Quanta, Relativity, and the Nature of Reality
- Shelves: physics, science, philosophy
- ISBN: 9780241257968 (Goodreads)
- Format: Audiobook
- Buy on Amazon
It’s quite a daunting task to explain anything in theoretical physics in 250 pages, but this is just what I like about Carlo Rovelli’s books. Earlier this year I read The Order of Time, and like that book, Reality is Not What it Seems gets right to the point. No time is wasted or point too embellished.
This time around Rovelli tackles his specialty: quantum gravity. While it is a work of popular science, he does an admirable job of explaining wildly complex theories — made all the more difficult because a cumulative understanding in sequence is required to keep following the thread.
About half of the book is devoted to the scientists and their discoveries that lead to the two most important scientific theories we’re still building on today: general relativity and quantum mechanics. But we can’t understand the origins of those breakthroughs without starting at the beginning.
Rovelli relishes the story of the great thinkers that each contributed stones to building the great structures of science we’ve erected today in modern physics. Anaximander, Democritus, Aristotle, and Galileo all play a role in establishing the foundation that propelled Isaac Newton to the discovery of what we know know as classical mechanics. His laws of motion and gravitation were the bedrock of physics for 200 years until Michael Faraday’s work on electromagnetism. The number of amazing discoveries recounted here is astounding, and the profoundness is stark when presented in rapid-fire order, albeit succinctly, which Rovelli excels at. Rutherford, Bohr, Maxwell, Planck, von Neumann, Born, Pauli. The trail leads us to the big players behind the current understanding of the universe, and geniuses behind relativity and quantum mechanics: Albert Einstein, Werner Heisenberg, Paul Dirac, and John Wheeler. The time spent with each of the characters is brief, but meaningful; each of their achievements were astounding, especially given the technology and information each had available1.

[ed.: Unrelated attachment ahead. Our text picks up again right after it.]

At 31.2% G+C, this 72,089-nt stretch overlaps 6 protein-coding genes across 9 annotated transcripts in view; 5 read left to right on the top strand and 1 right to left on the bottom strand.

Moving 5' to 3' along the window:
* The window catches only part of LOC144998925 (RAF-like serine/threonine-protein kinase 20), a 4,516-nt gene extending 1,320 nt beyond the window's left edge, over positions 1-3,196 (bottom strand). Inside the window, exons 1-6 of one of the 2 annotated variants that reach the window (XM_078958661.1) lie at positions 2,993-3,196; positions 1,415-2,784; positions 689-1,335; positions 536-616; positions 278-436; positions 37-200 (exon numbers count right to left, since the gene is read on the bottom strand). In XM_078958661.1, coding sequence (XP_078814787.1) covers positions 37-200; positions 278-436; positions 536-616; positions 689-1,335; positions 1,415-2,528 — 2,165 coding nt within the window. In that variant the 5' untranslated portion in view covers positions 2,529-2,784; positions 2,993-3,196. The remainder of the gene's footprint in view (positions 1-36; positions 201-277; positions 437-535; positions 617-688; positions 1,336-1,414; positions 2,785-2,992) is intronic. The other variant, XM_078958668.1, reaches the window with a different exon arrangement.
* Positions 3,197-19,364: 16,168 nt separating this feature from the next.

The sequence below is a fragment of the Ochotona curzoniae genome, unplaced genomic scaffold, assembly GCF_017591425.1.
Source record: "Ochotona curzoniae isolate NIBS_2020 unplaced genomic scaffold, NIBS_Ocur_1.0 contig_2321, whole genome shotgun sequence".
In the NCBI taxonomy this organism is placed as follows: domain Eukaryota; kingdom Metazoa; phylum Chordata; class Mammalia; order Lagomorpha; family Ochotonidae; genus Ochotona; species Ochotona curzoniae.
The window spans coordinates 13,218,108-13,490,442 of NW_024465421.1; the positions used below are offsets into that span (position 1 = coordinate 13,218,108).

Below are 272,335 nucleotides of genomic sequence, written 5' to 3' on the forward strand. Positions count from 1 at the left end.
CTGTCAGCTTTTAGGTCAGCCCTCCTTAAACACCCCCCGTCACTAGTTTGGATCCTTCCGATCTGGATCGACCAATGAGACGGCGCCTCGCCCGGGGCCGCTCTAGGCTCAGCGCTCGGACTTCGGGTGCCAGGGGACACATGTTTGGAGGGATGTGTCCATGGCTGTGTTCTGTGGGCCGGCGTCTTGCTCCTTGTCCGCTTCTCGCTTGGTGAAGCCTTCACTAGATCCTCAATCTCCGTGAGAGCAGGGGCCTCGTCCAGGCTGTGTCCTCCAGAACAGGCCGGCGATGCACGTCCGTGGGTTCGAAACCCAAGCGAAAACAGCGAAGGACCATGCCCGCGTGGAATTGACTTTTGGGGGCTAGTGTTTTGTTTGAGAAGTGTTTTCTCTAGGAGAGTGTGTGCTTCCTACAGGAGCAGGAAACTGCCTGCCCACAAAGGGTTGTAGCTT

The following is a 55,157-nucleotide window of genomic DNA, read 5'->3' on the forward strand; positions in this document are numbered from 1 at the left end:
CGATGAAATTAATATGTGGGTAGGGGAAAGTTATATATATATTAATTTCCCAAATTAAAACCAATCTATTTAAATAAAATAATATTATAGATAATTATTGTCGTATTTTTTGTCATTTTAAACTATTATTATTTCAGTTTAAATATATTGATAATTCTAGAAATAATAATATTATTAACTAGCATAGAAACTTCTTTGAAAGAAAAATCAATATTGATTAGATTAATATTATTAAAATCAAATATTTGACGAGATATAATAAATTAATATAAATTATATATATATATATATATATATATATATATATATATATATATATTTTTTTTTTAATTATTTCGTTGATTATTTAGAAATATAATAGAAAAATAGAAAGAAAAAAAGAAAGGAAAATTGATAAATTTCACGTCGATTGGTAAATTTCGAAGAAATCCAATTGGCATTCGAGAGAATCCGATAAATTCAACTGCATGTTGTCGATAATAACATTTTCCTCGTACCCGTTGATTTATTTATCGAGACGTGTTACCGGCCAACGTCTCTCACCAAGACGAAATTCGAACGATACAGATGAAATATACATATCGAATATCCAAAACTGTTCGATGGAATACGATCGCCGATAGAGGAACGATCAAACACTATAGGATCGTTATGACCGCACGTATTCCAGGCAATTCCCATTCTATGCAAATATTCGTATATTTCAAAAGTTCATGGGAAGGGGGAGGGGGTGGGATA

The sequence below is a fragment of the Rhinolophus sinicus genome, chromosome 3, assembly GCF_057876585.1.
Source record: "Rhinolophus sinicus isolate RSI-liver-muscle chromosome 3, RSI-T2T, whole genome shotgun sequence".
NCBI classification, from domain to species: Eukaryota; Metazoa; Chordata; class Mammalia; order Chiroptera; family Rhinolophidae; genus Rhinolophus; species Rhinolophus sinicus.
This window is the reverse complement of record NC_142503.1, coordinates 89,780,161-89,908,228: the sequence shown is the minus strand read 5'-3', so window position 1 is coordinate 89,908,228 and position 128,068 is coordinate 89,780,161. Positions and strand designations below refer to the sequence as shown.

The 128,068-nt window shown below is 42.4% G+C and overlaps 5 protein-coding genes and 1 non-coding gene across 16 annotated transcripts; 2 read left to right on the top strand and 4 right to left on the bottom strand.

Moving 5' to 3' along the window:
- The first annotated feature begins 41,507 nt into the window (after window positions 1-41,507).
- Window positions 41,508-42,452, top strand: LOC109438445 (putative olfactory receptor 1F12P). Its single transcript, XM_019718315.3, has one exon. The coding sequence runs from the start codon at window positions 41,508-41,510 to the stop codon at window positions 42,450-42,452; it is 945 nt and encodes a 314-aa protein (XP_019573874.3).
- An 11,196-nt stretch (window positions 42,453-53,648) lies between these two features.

These theories of modern physics are mind-bendingly difficult to comprehend. Both lie beyond our everyday perception — relativity at cosmic scales, and quanta at the ultramicroscopic. For such a brief baseline, Rovelli does a good job framing up the two with vivid examples demonstrating general relativity’s four-dimensional latticework of space and time, and quantum mechanics’ probabilistic hecticness.
The second half of the book builds toward a merger of the two theories in “loop quantum gravity”, which is an attempt (as yet unproven) to merge the two conflicting theories on the nature of reality. The fact that two demonstrably, empirically “true” theories don’t square with one another clearly indicates we’re missing something.
Things get quite existential and philosophical, in Rovelli’s lyrical style. Toward the end we even get a look at how thermodynamics and information theory play a role in understanding quantum gravity. I can’t begin to summarize other than to say it involves foam, entropy, Claude Shannon, and the intertwining of heat and time.
Here are my core takeaways, trying to build my own understanding:
- Reality is relational — things only exist in relation to other things, there is no absolute
- Reality is reduced to interactions
- It is only in interactions that anything in nature exists — we only know of things we can interact with
- As such the world is made of events, not objects
- We are a flux of events — at the quantum scale, we are made up of processes
Where this leaves us, I don’t know. But I’m incredibly curious to continue reading about the subject. I have far from a comprehensive understanding. It’s endlessly fascinating to gain basic pieces of knowledge and feel like I have a better handle on how things work.
Image: Quanta Magazine
If the genius of these savant-like physicists wasn’t already clear enough: Einstein published his paper on special relativity at age 26, and general relativity at 35. Heisenberg wrote the first equations of quantum physics at 25. Makes me perk up to think that all I do is send emails all day. ↩